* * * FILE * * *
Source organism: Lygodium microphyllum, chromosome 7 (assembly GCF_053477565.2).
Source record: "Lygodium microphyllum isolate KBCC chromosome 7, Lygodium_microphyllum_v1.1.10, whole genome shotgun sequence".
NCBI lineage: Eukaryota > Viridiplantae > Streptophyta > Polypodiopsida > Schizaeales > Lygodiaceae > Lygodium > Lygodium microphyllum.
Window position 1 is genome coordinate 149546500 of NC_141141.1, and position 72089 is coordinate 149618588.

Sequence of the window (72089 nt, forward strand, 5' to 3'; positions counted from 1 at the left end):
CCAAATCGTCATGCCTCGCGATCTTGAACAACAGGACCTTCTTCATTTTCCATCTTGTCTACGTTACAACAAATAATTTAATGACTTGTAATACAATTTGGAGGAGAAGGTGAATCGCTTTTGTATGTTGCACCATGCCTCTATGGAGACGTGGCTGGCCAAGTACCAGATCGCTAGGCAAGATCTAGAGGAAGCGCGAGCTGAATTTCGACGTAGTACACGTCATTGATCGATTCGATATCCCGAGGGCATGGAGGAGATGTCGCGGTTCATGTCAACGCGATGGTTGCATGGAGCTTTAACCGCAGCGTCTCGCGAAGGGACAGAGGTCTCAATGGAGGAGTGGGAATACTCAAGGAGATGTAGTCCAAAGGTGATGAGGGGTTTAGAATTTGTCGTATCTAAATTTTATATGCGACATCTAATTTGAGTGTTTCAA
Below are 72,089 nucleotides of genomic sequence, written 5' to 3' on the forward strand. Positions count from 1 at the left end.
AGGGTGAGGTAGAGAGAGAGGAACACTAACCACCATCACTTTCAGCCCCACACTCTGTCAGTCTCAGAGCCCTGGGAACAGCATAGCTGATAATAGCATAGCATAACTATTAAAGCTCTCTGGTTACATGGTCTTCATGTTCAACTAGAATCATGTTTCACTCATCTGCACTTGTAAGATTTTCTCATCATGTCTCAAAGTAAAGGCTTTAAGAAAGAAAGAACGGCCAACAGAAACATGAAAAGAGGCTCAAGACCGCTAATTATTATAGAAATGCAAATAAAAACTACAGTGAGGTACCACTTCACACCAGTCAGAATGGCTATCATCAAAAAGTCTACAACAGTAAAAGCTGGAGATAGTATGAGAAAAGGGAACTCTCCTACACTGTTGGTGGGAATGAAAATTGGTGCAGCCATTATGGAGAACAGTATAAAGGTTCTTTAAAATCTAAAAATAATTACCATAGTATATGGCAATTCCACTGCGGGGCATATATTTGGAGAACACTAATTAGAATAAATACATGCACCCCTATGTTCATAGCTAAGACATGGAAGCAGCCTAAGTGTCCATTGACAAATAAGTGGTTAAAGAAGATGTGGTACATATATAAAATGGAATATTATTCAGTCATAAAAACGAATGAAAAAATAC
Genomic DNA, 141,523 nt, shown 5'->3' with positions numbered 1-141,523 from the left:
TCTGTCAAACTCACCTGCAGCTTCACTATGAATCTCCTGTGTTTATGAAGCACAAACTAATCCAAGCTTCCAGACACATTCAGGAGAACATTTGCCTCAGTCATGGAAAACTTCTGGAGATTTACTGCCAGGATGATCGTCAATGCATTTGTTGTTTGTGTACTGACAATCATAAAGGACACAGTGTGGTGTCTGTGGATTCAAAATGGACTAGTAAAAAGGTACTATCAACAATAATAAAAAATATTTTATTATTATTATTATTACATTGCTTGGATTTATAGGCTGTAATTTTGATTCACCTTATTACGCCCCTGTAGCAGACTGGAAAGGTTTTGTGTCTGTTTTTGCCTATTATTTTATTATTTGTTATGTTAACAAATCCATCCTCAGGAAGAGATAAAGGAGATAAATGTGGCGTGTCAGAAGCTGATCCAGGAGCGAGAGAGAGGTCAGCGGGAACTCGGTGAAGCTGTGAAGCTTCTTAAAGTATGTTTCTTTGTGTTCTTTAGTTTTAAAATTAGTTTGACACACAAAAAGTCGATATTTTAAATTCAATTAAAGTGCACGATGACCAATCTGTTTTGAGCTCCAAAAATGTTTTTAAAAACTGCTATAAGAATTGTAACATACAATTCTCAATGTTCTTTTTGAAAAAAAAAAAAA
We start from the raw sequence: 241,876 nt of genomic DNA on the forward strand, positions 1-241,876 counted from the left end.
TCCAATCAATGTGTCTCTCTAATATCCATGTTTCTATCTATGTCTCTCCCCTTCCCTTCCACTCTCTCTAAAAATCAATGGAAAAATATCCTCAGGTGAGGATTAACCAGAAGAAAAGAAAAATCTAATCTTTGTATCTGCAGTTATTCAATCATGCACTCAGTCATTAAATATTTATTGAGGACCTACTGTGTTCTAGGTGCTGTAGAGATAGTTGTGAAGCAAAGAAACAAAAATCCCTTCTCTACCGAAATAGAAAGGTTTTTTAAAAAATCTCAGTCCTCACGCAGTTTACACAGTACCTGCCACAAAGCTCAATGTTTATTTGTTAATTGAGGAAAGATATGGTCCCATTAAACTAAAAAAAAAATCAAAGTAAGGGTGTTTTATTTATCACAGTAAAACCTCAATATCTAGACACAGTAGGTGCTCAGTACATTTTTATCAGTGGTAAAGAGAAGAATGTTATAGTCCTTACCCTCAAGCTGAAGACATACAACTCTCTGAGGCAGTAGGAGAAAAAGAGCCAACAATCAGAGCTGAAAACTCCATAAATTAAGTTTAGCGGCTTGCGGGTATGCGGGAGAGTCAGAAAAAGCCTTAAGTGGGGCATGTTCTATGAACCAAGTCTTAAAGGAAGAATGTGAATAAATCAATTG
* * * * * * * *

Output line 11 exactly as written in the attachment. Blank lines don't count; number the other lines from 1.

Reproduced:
We start from the raw sequence: 241,876 nt of genomic DNA on the forward strand, positions 1-241,876 counted from the left end.